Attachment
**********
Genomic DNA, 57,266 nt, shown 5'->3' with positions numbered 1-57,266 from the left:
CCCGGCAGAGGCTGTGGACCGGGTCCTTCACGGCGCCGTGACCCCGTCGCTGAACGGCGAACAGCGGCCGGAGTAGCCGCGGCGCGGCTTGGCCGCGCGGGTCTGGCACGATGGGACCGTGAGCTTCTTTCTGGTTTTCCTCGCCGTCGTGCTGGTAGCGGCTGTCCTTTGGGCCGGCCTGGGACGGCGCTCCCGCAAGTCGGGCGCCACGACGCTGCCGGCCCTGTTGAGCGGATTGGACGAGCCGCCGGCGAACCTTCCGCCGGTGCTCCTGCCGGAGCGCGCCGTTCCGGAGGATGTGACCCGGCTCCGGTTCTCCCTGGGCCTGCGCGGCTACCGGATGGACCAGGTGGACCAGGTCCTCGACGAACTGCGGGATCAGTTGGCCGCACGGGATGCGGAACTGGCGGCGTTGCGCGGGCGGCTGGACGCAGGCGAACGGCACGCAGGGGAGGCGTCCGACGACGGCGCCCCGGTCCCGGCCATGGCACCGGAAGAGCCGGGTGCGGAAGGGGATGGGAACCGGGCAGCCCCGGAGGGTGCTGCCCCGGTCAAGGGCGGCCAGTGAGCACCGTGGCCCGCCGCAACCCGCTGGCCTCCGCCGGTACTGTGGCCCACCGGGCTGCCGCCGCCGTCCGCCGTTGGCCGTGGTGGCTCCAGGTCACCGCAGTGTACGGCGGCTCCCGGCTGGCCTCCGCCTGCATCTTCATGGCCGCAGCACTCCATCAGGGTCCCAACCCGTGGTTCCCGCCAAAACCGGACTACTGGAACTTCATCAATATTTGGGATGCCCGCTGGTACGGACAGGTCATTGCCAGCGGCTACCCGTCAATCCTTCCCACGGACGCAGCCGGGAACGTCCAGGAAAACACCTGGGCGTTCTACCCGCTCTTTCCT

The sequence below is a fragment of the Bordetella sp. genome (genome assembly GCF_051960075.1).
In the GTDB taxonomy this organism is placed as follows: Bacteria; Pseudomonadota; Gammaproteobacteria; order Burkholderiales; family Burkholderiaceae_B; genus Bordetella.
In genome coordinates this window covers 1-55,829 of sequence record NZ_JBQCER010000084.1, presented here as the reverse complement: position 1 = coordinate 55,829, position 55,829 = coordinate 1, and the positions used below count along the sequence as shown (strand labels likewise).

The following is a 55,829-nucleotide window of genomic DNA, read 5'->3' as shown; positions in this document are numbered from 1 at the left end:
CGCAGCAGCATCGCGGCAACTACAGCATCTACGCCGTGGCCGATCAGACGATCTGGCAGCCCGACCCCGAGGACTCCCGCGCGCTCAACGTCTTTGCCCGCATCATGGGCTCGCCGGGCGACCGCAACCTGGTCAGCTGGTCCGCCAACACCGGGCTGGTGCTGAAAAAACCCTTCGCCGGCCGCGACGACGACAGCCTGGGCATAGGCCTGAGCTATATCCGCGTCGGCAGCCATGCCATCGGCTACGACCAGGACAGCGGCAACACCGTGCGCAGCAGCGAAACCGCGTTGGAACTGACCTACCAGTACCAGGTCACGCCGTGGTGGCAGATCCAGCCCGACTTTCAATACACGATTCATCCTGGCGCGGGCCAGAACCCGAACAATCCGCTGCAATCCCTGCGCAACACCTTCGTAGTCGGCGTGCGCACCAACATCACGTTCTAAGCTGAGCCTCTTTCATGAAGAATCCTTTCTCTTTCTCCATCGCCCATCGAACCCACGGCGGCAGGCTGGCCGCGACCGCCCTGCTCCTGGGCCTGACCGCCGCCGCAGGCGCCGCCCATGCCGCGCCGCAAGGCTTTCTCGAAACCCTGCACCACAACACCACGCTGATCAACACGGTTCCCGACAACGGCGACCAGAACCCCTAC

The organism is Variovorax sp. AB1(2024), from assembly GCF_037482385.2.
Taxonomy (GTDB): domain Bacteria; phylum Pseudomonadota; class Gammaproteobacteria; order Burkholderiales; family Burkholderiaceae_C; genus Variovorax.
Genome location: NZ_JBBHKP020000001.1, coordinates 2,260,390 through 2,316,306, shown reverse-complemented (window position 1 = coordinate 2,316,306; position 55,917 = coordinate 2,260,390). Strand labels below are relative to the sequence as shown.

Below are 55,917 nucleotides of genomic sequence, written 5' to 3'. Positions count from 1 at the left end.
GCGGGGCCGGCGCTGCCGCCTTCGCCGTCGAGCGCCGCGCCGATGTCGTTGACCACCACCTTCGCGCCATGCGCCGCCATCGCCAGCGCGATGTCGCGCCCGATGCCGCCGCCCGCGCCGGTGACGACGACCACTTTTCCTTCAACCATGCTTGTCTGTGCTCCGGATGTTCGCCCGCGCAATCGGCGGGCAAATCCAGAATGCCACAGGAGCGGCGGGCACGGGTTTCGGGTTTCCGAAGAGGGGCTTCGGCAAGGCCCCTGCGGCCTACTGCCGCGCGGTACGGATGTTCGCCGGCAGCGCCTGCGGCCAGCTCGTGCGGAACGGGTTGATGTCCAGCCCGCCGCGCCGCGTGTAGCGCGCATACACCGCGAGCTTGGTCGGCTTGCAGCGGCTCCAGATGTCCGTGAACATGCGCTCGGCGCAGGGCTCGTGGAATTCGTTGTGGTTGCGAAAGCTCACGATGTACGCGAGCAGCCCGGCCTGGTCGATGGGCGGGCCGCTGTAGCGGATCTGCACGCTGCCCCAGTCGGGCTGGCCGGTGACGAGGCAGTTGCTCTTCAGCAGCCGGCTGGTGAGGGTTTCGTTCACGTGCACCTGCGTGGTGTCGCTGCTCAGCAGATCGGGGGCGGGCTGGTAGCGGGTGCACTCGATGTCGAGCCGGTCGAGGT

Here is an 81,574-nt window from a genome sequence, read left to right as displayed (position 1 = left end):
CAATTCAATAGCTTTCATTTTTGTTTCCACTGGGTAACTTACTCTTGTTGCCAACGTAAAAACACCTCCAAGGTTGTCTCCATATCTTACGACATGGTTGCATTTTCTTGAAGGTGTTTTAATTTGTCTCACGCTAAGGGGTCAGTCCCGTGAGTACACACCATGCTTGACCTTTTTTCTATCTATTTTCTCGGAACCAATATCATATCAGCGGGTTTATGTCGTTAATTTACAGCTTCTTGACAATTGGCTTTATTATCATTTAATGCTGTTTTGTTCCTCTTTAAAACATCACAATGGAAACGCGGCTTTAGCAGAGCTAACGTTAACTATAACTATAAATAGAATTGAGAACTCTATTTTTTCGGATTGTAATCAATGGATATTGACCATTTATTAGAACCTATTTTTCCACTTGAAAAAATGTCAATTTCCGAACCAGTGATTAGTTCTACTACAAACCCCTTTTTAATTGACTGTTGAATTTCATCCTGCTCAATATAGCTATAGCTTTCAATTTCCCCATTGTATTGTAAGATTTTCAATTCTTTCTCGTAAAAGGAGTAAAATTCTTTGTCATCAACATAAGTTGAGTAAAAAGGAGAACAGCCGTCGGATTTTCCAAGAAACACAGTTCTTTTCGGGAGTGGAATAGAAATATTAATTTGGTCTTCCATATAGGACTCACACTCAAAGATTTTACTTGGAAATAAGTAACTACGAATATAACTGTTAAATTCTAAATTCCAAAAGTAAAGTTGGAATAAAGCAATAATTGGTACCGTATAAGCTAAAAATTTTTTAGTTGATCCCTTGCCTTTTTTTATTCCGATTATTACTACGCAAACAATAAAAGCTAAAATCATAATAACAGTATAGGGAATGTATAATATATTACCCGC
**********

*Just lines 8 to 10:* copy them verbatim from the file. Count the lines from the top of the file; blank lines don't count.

The organism is Variovorax sp. AB1(2024), from assembly GCF_037482385.2.
Taxonomy (GTDB): domain Bacteria; phylum Pseudomonadota; class Gammaproteobacteria; order Burkholderiales; family Burkholderiaceae_C; genus Variovorax.
Genome location: NZ_JBBHKP020000001.1, coordinates 2,260,390 through 2,316,306, shown reverse-complemented (window position 1 = coordinate 2,316,306; position 55,917 = coordinate 2,260,390). Strand labels below are relative to the sequence as shown.